Taking a Drone abroad to Sierra Leone


Taking a Drone abroad to Sierra Leone

I cannot be certain, but I must assume this is not the first time for anyone taking a drone abroad to Sierra Leone. Although the reaction to the device certainly gave me the impression it was.

Taking a Drone abroad

First of all, the physical act of taking a drone abroad will usually mean you will travel through an airport at some point. My experience of airports + drones… actually not that terrible. There weren’t any dramatics or additional processes beyond what you would expect for a camera or laptop.

Simply open the case for inspection and slide through the x-ray machine. Ironically it was easier to transport than my laptop which I had wedged into my backpack and as a result was a struggle at every checkpoint to remove it.

In Country

Along the many stretches of open road snaking across countries in Africa, there are often Police/ Military checkpoints. These are more common in Sierra Leone following the need for increased checkpoints during the Ebola outbreak. Then the checkpoints were used to measure your health and avoid the spread of the virus.

Today the checkpoints remain. When I was asked what was in the box, attempting to explain what a drone is was fruitless. In the end I explained it away as a type of camera. It worked…

Drones and Children

During our adventure in Sierra Leone, we visited some of the more remote Northern areas of the country, close to the border with Guinea.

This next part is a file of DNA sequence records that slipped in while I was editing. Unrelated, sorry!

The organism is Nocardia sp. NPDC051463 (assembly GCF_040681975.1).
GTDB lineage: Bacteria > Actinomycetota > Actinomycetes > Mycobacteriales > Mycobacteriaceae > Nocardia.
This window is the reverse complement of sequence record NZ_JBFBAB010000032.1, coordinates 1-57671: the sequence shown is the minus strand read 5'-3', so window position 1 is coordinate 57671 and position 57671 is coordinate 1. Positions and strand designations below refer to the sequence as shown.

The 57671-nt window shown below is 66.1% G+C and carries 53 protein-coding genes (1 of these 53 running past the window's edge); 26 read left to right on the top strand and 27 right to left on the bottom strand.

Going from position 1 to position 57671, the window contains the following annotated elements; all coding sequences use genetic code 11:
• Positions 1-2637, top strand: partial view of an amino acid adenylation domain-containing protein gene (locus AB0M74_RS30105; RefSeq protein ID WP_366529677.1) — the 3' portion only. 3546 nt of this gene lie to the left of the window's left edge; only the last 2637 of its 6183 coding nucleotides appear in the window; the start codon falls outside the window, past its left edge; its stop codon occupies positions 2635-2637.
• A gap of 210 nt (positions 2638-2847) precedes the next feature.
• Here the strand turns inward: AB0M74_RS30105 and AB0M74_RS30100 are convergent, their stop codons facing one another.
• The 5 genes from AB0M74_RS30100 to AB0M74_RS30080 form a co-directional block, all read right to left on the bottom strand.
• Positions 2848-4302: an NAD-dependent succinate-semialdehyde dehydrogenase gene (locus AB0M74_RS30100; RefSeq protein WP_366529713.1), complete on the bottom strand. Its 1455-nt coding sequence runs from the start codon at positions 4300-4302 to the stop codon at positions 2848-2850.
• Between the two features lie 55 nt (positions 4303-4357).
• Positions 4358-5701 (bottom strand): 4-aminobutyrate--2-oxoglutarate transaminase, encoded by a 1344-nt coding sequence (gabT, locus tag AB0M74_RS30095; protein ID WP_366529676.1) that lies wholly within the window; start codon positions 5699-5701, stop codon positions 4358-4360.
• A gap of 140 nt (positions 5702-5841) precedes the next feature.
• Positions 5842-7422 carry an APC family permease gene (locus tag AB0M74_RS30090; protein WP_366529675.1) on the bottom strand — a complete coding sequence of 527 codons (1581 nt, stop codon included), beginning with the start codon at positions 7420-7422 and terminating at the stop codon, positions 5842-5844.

At first I hadn’t expected much of a reaction to the drone, after all it’s just a small flying camera. Initially as I set up the drone, it drew a small crowd of inquisitive crowd of adults. But once it took off, the children peering doors and windows in their school, erupted from the small building to see this flying device.

The reaction I received left me buzzing for hours after. Word of the drone had even reached other villages ahead of me arriving. Everyone was keen to see this ‘thing’, but the children were ecstatic and took to chasing the drone up and down the roads as I attempted to capture video and photos of the area.

Taking a drone abroad was my way to capture something I’d never seen in a way I wouldn’t be able to. In reality, the drone became much more of a talking piece with locals and an object of great interest for every one else.

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